The diverse works of architect Nicholas Hawksmoor (?1661-1736) ranged from small architectural details to ambitious urban plans, from new parish churches to work on the monument of his age, St. Paul's Cathedral. As a young man Hawksmoor assisted Christopher Wren and John Vanbrugh, emerging from these formidable apprenticeships to design some of the most vigorous and dramatic buildings in England. In this engaging book, architectural historian Vaughan Hart presents a fresh view of Hawksmoor's built and planned work. In addition, Hart offers the first coherent explanation of Hawksmoor's theory of architecture.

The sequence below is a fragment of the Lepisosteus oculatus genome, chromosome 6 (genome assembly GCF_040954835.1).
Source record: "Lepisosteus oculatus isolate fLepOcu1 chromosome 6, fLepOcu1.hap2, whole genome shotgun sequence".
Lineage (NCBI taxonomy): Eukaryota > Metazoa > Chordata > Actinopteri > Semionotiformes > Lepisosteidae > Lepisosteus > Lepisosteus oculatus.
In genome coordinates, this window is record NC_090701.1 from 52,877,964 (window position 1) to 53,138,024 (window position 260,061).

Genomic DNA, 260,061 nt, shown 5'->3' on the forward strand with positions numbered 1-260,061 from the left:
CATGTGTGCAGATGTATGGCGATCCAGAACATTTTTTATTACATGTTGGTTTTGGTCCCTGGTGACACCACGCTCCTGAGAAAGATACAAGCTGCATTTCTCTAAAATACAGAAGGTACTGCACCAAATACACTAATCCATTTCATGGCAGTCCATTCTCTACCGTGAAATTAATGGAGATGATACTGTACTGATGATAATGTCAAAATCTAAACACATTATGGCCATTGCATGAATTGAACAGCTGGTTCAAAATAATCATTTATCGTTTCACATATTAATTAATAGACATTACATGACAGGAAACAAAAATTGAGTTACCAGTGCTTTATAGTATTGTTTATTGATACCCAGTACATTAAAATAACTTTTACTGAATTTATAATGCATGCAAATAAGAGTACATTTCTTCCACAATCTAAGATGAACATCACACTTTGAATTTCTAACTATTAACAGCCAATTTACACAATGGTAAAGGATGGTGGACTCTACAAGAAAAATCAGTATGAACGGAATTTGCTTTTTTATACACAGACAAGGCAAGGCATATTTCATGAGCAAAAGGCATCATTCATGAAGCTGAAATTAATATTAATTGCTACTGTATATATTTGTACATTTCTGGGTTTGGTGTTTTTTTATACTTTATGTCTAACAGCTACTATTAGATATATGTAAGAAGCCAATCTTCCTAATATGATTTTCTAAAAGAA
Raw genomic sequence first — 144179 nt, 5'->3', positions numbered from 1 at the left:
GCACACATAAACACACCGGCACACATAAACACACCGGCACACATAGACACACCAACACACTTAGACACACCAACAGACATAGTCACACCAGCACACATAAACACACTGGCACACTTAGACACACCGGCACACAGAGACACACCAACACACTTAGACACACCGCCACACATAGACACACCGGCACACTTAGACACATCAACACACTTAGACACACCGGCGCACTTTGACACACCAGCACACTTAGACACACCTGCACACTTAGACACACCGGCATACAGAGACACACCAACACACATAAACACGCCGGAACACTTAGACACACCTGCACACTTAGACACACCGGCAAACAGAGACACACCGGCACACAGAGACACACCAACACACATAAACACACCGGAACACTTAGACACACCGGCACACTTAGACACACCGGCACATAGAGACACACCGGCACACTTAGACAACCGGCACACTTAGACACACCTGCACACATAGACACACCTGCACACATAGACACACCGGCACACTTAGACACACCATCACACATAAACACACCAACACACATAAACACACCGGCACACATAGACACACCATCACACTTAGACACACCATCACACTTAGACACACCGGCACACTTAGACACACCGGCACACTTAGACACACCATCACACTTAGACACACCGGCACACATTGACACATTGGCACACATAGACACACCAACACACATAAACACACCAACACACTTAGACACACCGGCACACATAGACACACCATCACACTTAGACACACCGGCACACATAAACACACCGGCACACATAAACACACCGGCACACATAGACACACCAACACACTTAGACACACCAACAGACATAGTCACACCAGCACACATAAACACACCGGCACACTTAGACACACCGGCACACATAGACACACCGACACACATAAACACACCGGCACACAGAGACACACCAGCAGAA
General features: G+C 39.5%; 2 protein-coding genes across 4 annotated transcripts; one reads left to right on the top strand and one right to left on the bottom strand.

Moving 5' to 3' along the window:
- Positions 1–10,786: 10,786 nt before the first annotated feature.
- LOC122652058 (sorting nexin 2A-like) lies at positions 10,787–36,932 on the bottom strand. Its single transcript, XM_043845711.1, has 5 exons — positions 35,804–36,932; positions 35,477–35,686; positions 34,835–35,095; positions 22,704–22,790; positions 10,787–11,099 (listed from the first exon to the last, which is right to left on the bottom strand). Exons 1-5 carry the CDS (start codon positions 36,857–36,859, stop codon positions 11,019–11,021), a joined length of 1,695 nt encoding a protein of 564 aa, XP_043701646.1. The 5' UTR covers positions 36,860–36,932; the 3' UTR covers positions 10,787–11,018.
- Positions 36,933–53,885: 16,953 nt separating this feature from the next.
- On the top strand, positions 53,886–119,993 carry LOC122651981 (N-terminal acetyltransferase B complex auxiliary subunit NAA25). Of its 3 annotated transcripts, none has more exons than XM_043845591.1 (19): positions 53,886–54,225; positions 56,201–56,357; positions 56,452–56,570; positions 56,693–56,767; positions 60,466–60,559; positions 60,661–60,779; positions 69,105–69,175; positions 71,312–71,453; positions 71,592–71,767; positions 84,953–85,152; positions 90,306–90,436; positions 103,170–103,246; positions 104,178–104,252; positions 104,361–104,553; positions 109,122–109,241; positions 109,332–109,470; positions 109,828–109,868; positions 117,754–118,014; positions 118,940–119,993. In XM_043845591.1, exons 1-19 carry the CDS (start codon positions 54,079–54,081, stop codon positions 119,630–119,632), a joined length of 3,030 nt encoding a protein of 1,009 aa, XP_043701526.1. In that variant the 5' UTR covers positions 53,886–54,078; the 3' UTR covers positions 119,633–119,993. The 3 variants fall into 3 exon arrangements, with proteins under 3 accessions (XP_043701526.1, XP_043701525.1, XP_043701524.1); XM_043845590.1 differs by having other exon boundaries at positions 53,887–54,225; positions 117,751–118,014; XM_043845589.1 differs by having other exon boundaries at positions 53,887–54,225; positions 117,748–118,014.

The book explains why Hawksmoor's buildings look the way they do, what contemporary events influenced his work, and how such ancient buildings as Solomon's temple and Mausolus's tomb inspired him. Underscoring the unique qualities of the architect's accomplishments and aspirations, Hart establishes with new clarity Hawksmoor's vital role in the development of English architecture.